On quality initiatives…
We enjoyed the coverage of the inaugural meeting of the Orthopaedic Quality Institute (“Who defines quality in orthopaedics?” AAOS Now, December 2011). The meeting reflects two critical aspects of a strategy to improve the delivery and quality of musculoskeletal care: collaboration and communication.
The Orthopaedic Quality Institute represents a paradigm shift in healthcare reform. No longer is it “us versus them”; we must work together. The article is also a wonderful reminder of the need for open dialogue—to articulate the value of registries and show the value of our healthcare system.
Throughout our medical education, professors and mentors impress upon us the importance of communication with our patients. Business school is no different, often dedicating entire courses to the subject. Fundamental to communication, however, is understanding the language and perspective of the audience. Just as we use different jargon when speaking with colleagues and patients, we must communicate with payers, government officials, and others in appropriate terms.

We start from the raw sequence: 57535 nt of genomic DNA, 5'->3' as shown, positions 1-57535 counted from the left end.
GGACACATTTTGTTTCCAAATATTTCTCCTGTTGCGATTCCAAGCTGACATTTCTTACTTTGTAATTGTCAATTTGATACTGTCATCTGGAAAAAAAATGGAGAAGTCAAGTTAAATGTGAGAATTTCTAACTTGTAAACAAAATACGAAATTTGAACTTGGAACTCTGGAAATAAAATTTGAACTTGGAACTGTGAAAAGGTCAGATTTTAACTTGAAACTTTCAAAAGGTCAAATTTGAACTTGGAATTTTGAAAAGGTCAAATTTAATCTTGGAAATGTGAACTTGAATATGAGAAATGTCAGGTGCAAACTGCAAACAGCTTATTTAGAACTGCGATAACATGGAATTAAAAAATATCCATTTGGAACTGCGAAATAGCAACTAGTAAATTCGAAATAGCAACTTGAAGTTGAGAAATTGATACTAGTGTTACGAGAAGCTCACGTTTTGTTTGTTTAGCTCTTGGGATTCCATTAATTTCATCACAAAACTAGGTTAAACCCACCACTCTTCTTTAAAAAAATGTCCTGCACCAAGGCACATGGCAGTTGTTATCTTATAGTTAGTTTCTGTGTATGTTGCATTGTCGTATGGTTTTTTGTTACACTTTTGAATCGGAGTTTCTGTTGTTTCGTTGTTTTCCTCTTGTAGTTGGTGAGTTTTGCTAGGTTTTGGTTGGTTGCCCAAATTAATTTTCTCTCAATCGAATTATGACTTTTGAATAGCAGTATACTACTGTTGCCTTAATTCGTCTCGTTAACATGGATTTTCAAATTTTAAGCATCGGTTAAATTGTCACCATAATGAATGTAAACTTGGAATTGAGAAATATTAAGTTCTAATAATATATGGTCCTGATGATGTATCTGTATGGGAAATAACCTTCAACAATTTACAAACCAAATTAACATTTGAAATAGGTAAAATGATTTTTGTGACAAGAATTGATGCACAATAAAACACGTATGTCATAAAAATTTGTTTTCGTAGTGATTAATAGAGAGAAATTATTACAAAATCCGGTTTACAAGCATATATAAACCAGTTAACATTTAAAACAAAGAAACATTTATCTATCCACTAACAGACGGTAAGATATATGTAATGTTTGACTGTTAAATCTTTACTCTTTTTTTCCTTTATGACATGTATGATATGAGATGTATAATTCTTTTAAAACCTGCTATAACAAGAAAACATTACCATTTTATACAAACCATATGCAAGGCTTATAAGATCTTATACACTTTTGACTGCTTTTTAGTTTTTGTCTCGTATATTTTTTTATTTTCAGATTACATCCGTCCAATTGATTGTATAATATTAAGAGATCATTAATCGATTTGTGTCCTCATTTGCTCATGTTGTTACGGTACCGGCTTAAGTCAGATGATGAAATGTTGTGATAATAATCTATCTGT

Although residents must master our craft so we can confidently and competently care for our patients, understanding the “other” side of medicine will ultimately make us more effective patient advocates. Offering business education as part of medical training is not necessarily meant to make us practice managers or even more savvy businesspersons; rather, it is intended to develop the next generation of physician leaders.
To keep a receptive audience with administrators and policy makers, we must understand our profession and our value proposition from multiple perspectives and communicate that value clearly. We may not like the system, but to change it, we must understand it.
James M. Saucedo, MD, MBA and Lalit Puri, MD
On resident education…